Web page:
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The Brevard Philharmonic has made strides in the last year under the tutelage of Artistic Director and Conductor Donald Portnoy. A large audience in the Porter Center heard a very interesting concert of nineteenth-century works including two seldom-played compositions and a familiar Beethoven symphony. As in past concerts, Portnoy stretched the players somewhat but did not overwhelm them with the programming.
Juan Crisóstomo Arriaga (1806-1826) had a sadly abbreviated life, but as a child prodigy was nicknamed the “Spanish Mozart.” His Overture to “Los esclavos felices” is a medley based on arias and other material from his opera of that name, composed when he was thirteen years old. The complete score is lost. Arriaga uses French horns very well in the work, with nice interior passages on flute and clarinet and good countermelodies in the cellos. The Brevard Philharmonic violins had difficulty keeping together during a lively theme early in the overture, smearing the sound during fast runs. They got their sense of ensemble together in the charming middle section, but again demonstrated some intonation problems as the overture concluded.
Joseph Rheinberger (1839-1901) was born in Liechtenstein and had a successful career in Germany as an organist, teacher and prolific composer. He is now remembered primarily for his organ sonatas and organ concertos. Charlie Steele of Brevard was soloist in Rheinberger’s Organ Concerto No. 2, using the Porter Center’s fine Jaeckel tracker organ, varying his registration and loudness in order to fulfill the composer’s intention to have two clear roles for the organ, sometimes a contrasting solo voice and other times a supporting role adding color to the orchestral passages. Steele tackled the work with authority. For the most part, the orchestra successfully accompanied him. In some parts of the slow second movement, the players were “playing notes” rather than sustaining the sense of complete phrases, and someone in the horn section (not first horn) had intonation problems. Portnoy elected a walking tempo in the third movement, and at times the strings plodded instead of walked. But for an orchestra meeting a work for the first time, they did quite well.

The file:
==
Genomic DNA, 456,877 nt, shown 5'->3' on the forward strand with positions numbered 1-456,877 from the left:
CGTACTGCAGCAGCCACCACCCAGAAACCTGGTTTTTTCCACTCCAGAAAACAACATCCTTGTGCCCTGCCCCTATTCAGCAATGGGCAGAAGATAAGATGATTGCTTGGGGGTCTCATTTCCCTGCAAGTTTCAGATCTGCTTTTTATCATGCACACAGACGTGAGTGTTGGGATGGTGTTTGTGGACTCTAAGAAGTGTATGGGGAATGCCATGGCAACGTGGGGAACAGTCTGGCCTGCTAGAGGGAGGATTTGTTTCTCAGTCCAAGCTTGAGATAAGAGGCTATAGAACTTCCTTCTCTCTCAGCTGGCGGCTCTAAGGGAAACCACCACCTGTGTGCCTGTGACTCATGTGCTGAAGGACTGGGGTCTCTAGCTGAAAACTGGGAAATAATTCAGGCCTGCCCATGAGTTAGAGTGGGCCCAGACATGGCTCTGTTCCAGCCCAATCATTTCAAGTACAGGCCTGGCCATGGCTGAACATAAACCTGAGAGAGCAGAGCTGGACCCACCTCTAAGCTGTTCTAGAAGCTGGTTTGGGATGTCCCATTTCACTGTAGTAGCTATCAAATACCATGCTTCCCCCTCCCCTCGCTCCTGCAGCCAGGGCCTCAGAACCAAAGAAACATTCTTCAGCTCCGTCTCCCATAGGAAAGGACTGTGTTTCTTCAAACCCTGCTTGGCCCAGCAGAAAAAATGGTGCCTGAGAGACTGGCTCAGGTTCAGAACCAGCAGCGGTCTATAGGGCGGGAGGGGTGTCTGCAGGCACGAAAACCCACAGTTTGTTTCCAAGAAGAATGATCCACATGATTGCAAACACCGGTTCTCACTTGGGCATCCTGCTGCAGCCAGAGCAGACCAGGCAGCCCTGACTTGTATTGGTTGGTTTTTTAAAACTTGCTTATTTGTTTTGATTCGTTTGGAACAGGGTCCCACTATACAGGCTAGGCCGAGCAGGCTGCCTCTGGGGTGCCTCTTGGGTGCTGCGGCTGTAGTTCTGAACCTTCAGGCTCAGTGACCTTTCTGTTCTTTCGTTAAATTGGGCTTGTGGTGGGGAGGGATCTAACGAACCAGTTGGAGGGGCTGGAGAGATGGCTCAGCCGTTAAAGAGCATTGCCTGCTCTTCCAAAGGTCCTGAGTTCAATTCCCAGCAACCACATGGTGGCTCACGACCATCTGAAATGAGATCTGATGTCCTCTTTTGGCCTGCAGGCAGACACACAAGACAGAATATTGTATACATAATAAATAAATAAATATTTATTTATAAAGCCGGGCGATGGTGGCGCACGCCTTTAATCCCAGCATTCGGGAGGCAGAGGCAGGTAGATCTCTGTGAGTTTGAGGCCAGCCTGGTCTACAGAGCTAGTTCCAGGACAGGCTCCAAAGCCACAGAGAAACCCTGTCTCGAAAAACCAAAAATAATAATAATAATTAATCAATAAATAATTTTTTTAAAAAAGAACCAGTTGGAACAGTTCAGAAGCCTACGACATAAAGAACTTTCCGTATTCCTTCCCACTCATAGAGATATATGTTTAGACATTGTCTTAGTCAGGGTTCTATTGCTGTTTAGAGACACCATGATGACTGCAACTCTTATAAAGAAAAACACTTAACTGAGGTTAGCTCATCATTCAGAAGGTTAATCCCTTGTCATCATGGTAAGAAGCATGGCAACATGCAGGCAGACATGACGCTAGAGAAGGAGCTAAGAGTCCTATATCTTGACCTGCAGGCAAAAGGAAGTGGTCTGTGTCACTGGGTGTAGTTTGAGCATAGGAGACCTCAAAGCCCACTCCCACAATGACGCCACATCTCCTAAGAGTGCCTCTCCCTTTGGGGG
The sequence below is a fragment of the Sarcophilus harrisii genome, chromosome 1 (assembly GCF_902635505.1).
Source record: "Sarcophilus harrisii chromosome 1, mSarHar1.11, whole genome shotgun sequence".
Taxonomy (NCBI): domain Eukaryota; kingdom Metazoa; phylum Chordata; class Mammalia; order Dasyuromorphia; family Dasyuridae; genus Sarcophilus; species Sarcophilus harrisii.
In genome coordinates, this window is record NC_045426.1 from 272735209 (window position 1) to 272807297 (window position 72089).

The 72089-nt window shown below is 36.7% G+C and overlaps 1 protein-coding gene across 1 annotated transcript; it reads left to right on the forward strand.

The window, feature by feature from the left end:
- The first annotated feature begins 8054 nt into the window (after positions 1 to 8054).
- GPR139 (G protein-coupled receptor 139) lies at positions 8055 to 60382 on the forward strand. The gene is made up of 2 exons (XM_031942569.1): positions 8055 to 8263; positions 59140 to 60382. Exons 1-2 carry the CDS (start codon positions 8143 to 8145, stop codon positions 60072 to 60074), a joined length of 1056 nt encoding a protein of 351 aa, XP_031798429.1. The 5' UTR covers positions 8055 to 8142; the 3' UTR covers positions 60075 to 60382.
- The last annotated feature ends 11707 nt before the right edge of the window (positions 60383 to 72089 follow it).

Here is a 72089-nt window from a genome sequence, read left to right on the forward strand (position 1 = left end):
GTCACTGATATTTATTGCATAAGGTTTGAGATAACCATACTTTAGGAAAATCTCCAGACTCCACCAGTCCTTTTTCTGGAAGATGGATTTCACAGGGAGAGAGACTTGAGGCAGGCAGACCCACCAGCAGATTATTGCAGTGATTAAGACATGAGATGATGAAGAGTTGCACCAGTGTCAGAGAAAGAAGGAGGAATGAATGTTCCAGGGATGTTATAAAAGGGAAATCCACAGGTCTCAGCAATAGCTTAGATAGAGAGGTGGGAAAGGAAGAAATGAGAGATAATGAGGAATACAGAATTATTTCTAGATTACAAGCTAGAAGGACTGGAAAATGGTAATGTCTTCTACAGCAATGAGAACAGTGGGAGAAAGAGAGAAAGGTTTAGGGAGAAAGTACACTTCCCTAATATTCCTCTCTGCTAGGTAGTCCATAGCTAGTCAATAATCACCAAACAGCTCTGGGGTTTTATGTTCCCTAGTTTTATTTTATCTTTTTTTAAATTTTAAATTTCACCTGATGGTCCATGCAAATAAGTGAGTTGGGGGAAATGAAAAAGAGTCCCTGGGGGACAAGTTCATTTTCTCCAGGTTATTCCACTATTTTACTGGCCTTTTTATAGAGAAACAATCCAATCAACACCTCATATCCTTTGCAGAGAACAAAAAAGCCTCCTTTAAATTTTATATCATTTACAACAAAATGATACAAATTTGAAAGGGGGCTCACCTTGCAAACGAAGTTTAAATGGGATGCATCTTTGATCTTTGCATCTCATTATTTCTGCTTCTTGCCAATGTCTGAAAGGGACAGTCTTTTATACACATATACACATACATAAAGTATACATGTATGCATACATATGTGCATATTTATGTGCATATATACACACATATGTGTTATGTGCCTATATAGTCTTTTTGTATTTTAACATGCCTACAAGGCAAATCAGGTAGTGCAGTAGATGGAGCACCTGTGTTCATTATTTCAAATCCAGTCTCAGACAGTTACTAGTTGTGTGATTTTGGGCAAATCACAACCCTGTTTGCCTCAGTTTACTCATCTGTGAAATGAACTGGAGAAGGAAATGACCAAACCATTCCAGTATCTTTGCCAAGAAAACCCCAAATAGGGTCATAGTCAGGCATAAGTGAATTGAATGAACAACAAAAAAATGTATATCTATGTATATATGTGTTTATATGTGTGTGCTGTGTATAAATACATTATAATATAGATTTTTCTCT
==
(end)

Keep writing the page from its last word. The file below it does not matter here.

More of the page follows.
They did even better after intermission, when Beethoven’s Symphony No. 7 was performed. Every musician on stage knew and loved the piece, and I sensed that even the back desk amateur players had probably played it at some previous time in their life. There were only minor things to question in what was a very good performance. Again there were horn intonation problems, and the challenging tempos of the third and fourth movements left some players at the edge of their comfort level if not their ability.
Portnoy’s podium style included a clear beat, indicating some detailed subdivisions that might not be needed by a fully professional orchestra. He provided prolific cues to ensure that there are no avoidable errors. He beat time in the concerto even during solo organ passages, so that there would be no mistake about the orchestral entries. Portnoy has a fine reputation as a “teaching” conductor, which is just what this orchestra, which mixes seasoned professionals with avid amateurs, needs. He appears to have used the last year in rehearsals with this ensemble to good effect. They are more disciplined and more focused now than in 2007 when he began his tenure with the group. I predict continued improvement for the Brevard Philharmonic so long as they continue to listen to Maestro.